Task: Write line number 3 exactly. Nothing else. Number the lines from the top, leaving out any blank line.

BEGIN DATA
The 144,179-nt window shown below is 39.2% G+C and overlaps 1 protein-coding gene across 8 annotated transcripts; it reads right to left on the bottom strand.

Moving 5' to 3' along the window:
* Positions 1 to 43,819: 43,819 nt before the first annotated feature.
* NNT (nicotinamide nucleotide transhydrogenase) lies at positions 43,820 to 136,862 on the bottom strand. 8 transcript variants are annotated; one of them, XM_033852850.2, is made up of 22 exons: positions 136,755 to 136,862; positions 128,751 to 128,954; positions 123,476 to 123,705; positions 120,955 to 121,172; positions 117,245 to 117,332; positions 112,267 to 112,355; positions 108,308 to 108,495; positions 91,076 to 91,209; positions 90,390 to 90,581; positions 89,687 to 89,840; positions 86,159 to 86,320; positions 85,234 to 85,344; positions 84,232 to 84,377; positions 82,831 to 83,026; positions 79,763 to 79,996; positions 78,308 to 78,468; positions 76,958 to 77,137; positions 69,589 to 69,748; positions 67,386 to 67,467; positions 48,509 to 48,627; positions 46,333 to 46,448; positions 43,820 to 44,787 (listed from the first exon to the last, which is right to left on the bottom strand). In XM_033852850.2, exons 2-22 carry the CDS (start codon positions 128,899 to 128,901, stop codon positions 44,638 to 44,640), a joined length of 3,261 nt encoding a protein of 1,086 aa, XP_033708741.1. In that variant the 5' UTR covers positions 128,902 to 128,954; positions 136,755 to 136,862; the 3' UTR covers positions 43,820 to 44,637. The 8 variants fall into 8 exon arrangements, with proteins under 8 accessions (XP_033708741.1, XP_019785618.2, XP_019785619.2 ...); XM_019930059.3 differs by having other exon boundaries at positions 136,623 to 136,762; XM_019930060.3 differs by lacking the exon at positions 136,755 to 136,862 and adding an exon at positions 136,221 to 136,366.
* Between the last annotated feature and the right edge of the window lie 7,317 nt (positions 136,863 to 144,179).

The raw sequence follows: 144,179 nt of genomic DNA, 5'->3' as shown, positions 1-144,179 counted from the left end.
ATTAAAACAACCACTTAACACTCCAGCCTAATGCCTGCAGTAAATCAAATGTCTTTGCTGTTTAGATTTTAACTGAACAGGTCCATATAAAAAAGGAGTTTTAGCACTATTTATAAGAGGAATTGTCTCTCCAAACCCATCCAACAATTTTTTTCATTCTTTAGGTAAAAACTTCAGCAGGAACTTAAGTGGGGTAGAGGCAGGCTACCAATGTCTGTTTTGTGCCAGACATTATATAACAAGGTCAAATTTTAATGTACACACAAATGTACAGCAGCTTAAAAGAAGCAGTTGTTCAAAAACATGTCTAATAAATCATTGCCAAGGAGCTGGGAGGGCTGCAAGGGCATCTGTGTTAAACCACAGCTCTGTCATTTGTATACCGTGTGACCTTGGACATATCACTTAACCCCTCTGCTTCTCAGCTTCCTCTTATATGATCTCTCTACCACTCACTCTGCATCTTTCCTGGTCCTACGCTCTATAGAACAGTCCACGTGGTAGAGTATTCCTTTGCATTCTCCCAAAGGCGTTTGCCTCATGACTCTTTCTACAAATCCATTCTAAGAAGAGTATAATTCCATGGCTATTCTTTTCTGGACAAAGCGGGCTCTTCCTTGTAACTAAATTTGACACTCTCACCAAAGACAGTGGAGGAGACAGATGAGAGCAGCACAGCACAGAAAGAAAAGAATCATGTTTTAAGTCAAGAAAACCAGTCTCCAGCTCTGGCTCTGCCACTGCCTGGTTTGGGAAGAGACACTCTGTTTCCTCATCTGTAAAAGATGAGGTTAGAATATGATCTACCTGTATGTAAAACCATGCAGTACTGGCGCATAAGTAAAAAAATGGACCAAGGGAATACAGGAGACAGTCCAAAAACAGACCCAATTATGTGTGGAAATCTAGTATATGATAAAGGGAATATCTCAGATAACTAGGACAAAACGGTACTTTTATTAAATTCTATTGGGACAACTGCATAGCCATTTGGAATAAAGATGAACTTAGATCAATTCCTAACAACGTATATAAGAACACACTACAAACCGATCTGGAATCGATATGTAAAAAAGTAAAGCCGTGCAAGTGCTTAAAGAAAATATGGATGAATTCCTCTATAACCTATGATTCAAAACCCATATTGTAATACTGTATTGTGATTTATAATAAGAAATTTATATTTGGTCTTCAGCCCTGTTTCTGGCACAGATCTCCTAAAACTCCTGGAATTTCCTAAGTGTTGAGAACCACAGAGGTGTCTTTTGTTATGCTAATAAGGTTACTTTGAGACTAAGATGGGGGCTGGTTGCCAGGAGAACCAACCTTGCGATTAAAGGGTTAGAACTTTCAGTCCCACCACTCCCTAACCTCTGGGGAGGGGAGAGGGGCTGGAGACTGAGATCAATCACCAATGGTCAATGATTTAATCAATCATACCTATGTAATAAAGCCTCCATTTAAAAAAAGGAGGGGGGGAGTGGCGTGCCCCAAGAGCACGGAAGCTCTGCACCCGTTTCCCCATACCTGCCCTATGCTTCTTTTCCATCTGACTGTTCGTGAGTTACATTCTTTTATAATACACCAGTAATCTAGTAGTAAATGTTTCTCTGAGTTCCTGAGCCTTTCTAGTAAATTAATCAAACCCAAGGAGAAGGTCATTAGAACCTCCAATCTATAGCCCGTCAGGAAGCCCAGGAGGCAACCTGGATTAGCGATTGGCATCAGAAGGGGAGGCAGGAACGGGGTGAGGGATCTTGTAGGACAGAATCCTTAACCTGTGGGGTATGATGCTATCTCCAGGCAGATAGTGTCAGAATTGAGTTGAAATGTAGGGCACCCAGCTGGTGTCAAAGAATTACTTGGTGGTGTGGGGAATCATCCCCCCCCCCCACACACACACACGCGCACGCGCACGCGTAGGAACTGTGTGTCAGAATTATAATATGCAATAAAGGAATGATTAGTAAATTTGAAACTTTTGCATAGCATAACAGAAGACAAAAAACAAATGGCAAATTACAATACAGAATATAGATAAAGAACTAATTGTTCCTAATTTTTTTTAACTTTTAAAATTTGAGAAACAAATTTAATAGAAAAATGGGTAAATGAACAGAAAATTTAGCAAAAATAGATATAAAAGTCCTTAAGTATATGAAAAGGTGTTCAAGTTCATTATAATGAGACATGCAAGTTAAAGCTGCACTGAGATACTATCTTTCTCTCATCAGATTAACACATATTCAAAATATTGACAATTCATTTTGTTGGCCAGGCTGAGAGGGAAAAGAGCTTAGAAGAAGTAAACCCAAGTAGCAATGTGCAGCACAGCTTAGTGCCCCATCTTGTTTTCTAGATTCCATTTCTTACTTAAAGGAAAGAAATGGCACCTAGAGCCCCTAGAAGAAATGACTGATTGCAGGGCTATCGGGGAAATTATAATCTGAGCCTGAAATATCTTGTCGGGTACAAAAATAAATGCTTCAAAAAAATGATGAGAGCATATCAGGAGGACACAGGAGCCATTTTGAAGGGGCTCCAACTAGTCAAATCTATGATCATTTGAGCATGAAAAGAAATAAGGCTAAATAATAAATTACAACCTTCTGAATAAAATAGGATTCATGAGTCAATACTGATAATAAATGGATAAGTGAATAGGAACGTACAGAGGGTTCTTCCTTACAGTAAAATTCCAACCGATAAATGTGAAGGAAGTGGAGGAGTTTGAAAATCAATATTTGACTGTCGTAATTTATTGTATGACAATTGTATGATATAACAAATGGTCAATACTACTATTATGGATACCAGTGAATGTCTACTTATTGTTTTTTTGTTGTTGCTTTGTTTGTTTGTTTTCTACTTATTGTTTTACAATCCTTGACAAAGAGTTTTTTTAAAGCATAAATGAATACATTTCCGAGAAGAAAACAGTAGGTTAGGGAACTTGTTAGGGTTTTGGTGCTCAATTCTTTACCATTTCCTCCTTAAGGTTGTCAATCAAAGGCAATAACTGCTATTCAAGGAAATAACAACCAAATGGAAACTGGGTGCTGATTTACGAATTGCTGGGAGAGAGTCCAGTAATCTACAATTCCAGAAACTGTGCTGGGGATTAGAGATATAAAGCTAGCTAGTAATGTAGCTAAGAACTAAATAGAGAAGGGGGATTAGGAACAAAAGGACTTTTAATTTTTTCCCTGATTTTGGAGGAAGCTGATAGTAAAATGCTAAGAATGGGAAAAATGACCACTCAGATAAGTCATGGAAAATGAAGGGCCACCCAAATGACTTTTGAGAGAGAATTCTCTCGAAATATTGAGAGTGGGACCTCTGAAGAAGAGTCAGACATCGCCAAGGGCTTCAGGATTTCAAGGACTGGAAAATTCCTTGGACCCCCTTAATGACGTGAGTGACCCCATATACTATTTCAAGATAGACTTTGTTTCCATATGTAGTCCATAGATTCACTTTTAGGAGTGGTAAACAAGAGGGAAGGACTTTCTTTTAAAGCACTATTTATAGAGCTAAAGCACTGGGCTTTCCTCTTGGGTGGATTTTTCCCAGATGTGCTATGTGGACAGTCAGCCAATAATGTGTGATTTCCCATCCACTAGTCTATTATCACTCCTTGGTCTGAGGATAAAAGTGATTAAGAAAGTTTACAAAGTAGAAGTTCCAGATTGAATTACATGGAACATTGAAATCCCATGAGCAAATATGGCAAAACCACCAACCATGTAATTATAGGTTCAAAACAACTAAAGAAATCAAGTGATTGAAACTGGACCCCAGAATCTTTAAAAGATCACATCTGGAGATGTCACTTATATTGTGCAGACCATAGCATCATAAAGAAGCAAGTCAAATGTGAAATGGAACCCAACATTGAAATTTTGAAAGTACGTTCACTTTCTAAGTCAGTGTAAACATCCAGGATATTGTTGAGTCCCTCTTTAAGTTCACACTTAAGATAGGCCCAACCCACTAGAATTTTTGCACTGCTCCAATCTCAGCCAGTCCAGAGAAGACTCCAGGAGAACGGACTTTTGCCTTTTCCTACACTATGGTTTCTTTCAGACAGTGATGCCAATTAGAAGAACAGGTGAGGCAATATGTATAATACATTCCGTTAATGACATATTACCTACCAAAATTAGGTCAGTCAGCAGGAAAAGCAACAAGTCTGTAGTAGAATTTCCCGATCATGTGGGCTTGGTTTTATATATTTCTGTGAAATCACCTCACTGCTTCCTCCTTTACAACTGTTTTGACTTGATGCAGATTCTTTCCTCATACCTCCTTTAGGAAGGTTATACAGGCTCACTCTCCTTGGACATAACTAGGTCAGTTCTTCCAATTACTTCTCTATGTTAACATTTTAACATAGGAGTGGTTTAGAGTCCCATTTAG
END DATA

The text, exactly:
* Positions 1 to 43,819: 43,819 nt before the first annotated feature.